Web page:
The drug addiction was no secret—after initially claiming he went into rehab to treat an addiction to Ambien, he came clean about the truth depth and scope of his drug use on his 2010 album Recovery.
He went deeper into the subject during his appearance in the 2013 documentary How To Make Money Selling Drugs, admitting that his reliance on prescription pills, including, Vicodin, Ambien and Valium, led to his near death after progressing to methadone.
Eminem said he started taking methadone after a dealer told him it was “just like Vicodin, but easier on the liver," and he continued taking it right up till he overdosed on the heroin substitute in December 2007. Doctors told the then 35-year-old that he had ingested the equivalent of four bags of heroin and was "about two hours from dying."
Not surprisingly, that was the wake-up call he needed, but after years of serious drug abuse, Em had worn a hole in the lining of his stomach, and he had attempted to fill that hole by binging on fast food, so, to say he was in a bad way physically would be somewhat of an underestimation.
After finally getting clean, Eminem, real name Marshall Bruce Mathers III, channeled his addictive personality away from drugs and towards exercise, leading to his recent drastic weight loss and gaunt appearance.
He opens up about his new found eating disorder and exercise addiction in an interview with Men's Journal:
I was close to 230 pounds. I'm not sure how I got so big, but I have ideas. The coating on the Vicodin and the Valium I'd been taking for years leaves a hole in your stomach, so to avoid a stomachache, I was constantly eating — and eating badly. When I got out of rehab, I needed to lose weight, but I also needed to figure out a way to function sober. Unless I was blitzed out of my mind, I had trouble sleeping.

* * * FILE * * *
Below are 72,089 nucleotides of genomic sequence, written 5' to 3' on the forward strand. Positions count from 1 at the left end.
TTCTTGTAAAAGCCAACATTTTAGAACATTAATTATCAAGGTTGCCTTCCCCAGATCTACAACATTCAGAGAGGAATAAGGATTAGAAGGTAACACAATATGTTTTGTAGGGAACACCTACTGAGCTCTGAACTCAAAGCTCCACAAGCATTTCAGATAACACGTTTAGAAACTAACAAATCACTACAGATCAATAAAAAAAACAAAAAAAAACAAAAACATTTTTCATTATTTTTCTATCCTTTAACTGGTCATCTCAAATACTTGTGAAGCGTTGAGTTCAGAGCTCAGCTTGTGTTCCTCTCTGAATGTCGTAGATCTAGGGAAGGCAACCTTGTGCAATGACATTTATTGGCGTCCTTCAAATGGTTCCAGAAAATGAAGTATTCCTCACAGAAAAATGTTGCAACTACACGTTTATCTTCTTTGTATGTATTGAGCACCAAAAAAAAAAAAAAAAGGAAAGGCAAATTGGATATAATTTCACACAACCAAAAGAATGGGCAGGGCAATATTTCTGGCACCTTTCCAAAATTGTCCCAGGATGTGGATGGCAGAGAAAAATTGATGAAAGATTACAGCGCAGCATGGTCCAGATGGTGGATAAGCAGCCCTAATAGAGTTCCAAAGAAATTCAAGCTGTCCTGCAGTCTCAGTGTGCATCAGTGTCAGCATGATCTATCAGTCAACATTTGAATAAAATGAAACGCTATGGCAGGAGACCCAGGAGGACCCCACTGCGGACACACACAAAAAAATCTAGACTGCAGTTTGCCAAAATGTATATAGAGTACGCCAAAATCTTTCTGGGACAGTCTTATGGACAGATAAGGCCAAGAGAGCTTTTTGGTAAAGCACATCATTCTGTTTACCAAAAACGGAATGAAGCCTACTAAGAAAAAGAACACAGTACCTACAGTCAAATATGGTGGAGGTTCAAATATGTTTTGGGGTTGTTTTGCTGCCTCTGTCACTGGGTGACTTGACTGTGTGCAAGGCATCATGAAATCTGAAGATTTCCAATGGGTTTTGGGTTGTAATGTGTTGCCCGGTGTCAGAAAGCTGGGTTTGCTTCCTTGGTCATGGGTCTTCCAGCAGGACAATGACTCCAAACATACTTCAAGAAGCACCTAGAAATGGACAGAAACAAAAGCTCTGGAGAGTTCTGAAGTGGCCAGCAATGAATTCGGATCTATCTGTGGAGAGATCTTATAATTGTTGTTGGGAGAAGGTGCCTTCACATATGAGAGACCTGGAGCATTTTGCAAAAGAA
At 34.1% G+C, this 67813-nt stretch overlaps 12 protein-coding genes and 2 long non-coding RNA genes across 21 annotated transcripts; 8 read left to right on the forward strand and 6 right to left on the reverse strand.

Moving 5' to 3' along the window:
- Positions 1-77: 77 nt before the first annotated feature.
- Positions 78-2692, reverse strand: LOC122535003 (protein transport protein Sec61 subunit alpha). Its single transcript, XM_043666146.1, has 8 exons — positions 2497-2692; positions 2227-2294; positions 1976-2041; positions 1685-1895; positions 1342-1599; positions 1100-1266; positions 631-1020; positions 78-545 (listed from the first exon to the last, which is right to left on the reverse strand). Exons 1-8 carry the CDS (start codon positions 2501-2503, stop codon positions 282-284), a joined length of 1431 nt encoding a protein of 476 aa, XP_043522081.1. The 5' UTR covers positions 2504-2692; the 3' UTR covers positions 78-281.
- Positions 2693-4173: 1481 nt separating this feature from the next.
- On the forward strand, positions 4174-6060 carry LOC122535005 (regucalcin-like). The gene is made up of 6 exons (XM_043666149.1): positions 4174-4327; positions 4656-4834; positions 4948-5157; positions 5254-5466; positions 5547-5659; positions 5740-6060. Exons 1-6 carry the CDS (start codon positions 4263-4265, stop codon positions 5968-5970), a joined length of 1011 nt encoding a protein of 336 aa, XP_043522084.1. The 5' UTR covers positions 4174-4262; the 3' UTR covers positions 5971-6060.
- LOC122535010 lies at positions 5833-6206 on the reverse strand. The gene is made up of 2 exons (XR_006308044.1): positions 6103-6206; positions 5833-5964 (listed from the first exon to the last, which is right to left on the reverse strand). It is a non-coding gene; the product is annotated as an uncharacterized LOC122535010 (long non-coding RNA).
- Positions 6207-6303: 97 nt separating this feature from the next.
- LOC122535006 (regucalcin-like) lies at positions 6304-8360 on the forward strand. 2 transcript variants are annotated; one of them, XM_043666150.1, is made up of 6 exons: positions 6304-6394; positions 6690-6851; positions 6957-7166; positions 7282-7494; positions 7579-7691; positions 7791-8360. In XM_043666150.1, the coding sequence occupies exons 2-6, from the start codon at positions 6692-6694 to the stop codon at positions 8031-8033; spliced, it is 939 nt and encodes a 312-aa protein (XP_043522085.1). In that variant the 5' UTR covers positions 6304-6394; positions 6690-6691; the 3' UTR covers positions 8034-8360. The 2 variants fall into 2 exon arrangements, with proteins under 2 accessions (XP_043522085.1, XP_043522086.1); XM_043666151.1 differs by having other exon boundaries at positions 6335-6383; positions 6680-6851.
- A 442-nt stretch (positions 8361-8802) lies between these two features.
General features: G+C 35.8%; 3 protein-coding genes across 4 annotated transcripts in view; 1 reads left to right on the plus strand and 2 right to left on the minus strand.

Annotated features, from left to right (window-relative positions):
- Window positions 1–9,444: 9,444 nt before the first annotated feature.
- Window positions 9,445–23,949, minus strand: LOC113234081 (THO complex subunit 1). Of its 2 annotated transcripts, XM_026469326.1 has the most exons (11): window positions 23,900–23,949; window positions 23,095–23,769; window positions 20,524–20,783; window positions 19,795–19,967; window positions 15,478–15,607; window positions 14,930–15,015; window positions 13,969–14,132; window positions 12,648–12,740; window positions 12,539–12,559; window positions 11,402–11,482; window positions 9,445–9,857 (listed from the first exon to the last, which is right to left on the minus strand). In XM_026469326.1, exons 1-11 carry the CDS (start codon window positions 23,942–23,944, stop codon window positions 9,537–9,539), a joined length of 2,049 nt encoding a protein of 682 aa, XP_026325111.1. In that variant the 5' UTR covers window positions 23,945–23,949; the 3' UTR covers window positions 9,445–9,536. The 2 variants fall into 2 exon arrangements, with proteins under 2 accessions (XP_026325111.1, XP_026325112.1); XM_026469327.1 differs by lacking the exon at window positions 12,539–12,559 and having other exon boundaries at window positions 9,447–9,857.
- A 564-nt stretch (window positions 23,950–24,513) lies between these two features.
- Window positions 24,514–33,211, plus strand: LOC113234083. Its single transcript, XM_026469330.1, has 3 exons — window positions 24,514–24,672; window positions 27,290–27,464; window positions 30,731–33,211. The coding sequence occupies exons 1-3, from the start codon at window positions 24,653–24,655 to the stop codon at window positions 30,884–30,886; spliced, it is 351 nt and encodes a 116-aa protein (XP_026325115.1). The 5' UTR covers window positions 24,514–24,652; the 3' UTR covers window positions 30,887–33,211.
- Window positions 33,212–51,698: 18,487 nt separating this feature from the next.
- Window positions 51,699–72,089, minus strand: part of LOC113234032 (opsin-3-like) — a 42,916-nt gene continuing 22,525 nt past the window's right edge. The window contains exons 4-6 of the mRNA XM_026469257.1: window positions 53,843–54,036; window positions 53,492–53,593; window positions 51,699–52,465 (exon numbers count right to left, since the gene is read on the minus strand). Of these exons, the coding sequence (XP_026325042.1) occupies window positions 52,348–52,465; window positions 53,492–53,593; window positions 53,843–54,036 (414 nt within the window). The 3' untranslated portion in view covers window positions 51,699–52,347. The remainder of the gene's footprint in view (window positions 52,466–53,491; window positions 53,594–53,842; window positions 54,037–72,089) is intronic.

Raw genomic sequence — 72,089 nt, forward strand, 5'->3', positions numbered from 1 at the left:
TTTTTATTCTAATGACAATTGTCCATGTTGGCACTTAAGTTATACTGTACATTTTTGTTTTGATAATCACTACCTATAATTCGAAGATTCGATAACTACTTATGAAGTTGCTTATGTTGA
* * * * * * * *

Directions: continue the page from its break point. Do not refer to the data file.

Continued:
So I started running. It gave me a natural endorphin high, but it also helped me sleep, so it was perfect.
It's easy to understand how people replace addiction with exercise. One addiction for another but one that's good for them. I got an addict's brain, and when it came to running, I think I got a little carried away. I became a f*cking hamster. Seventeen miles a day on a treadmill.
I would get up in the morning, and before I went to the studio, I would run eight and a half miles in about an hour. Then I'd come home and run another eight and a half. I started getting OCD about the calories, making sure I burned 2,000 every day. In the end I got down to about 149 pounds.
I ran to the point where I started to get injured. All the constant pounding from the running began to tear up my hip flexors.
After finally coming to the realization that he was going totally over-the-top, Em eventually chilled the f*ck out and switched to a slightly more regular workout regime.
He now mixes it up with free weights, bench, and pull-up bar, in a workout called the 'Body Beast" and, although it's a much healthier level of working out, he admits it's still somewhat of an addiction.
I guess I'm pretty compulsive working out. I feel like if I step away from it for too long, if I have a crazy week and take a five-day break, it'll be like starting over. I'm afraid that if it goes beyond that, I might lose the motivation. Once you're at a place where you've made progress and you've got some time invested in it, you don't wanna quit and give up what you started.